Will the New Nationwide Mortgage Licensing System Help?
In typical fact, regulators are once again offering answers after the slaughter. The Conference of State Bank Supervisors (CSBS) and the American Association of Residential Mortgage Regulators (AARMR) have launched a new licensing system for the mortgage industry. They are calling it the Nationwide Mortgage Licensing System (NMLS). Boy, they really got creative with, didn’t they. The NMLS is very similar the licensing system being used to control securities brokers and dealers.
Over the past year and a half, over 200 large lenders have closed shop. More are nevertheless expected to do the same. The credit markets are in turmoil and tens of thousands of mortgage industry workers have left the business. Looks as if the market has already taken care of the excesses that caused so many of today’s problems. But regulators just can’t stand by without trying to look good.
So we are now presented with the NMLS and according to its website, it will provide a place “where state-licensed mortgage lenders, brokers, and loan officers have the ability to apply for, amend, update, and revive licenses.” The NMLS will be a database that will provide rare identifiers for every company registered, including its branches, owners and loan officers. These identifiers will follow each individual throughout their career in the industry.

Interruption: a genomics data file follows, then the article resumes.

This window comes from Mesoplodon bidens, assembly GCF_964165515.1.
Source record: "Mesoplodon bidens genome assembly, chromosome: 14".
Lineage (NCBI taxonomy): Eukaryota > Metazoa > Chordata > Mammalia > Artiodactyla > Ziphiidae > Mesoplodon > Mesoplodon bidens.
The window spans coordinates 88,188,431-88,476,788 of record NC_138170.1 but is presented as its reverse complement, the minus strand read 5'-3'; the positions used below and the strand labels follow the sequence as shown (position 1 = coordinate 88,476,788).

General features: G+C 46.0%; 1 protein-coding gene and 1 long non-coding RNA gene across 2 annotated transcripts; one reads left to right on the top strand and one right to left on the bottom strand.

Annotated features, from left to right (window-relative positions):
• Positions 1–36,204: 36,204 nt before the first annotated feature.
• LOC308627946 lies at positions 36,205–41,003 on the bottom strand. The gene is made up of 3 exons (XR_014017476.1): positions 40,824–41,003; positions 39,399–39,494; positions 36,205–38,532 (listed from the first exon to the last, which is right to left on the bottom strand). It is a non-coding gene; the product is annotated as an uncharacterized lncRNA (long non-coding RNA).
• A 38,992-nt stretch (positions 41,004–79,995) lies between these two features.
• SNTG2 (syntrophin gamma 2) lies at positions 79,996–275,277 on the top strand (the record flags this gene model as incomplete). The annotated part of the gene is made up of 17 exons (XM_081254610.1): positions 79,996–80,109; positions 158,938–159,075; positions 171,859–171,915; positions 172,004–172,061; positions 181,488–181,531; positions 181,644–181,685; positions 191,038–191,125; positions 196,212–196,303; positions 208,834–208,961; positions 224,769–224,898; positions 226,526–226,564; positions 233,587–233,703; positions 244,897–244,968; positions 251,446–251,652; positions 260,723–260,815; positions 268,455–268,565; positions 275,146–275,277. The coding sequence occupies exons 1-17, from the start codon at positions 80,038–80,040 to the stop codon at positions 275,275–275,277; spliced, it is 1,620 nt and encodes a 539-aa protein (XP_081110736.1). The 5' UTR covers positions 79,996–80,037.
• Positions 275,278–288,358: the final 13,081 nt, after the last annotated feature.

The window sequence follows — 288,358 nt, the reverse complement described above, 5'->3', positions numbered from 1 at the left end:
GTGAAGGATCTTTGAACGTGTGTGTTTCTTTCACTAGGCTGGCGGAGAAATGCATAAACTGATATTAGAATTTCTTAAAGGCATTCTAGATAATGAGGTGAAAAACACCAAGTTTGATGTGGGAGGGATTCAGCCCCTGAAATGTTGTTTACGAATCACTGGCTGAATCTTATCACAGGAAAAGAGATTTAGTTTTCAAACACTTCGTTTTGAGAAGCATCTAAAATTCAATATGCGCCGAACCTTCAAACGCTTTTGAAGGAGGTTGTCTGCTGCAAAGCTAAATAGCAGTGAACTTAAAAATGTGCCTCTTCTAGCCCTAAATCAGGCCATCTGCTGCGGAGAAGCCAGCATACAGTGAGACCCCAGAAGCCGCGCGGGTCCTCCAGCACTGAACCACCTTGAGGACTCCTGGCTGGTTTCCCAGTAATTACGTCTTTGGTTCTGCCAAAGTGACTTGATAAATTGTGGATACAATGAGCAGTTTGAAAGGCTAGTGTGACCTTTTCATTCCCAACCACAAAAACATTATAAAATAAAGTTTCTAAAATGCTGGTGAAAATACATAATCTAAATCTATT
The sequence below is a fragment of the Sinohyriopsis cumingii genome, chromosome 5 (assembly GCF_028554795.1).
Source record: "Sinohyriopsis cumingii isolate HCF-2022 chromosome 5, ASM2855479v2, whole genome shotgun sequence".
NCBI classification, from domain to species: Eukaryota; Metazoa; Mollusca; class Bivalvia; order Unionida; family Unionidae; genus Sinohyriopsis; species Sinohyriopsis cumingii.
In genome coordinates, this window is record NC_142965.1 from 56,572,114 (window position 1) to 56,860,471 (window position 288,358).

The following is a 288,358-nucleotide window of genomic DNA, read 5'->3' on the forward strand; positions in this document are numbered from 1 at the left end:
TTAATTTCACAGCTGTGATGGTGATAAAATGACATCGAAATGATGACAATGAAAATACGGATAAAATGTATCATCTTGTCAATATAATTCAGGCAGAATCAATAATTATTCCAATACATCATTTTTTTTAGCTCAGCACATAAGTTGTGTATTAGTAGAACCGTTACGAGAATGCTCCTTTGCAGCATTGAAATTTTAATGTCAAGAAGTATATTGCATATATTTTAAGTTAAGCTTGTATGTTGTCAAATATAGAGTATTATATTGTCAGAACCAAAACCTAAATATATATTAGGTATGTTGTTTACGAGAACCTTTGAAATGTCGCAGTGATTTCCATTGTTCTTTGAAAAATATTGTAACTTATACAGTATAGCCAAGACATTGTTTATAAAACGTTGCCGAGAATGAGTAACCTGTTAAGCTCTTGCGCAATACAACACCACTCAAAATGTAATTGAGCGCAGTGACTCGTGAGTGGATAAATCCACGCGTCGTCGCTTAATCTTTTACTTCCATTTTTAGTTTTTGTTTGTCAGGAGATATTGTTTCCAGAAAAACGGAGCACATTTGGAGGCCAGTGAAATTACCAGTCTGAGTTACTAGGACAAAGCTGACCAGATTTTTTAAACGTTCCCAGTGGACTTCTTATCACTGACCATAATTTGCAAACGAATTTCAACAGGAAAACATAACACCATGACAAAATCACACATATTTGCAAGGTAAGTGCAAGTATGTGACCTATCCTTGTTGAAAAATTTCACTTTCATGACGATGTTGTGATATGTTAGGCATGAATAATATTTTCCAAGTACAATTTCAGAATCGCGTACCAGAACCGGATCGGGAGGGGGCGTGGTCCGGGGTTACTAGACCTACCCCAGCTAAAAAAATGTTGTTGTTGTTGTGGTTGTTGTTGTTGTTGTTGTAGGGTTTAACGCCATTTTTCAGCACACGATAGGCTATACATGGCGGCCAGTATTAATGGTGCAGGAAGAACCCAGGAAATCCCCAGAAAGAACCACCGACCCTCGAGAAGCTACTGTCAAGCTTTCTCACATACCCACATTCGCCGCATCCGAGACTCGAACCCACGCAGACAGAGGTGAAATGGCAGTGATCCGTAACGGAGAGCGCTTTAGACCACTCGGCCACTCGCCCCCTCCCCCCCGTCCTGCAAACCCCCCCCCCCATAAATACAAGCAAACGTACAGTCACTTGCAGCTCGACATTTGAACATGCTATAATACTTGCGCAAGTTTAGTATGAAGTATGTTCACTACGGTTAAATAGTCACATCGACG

presumably, the Registry will provide consumers a point of contact in order to check the credentials of any mortgage loan officer or lender that they are considering doing business with. Sounds great. I suppose they are going to give an ethics test in order to be listed with the system. No?Not very possible is it? Why these regulators think that a nationwide licensing system will help anything, I have no idea. But hey, let’s see if another inner of bureacracy will help. Just in case this happens again.
So far Idaho, Iowa, Kentucky, Massachusetts, Nebraska, New York and Rhode Island have signed on. 42 states have signed a statement of intent to participate. They say that all 50 states will ultimately join. I wish I could just take these bureaucrats and make them understand – this mess we are in is simply due to 2 types of loans that were pushed by the edges. They pushed by allowing mortgage brokers to be highly compensated on loan variables that John Q. Public did not understand. I watched it happen. So did our politicians and lawmakers. Nothing was done about it while it was happening. But now that homeowners are crashing and burning, these regulators think that with some fancy licensing system all future problems will be alleviated. And I have a very nice Florida home to sell them!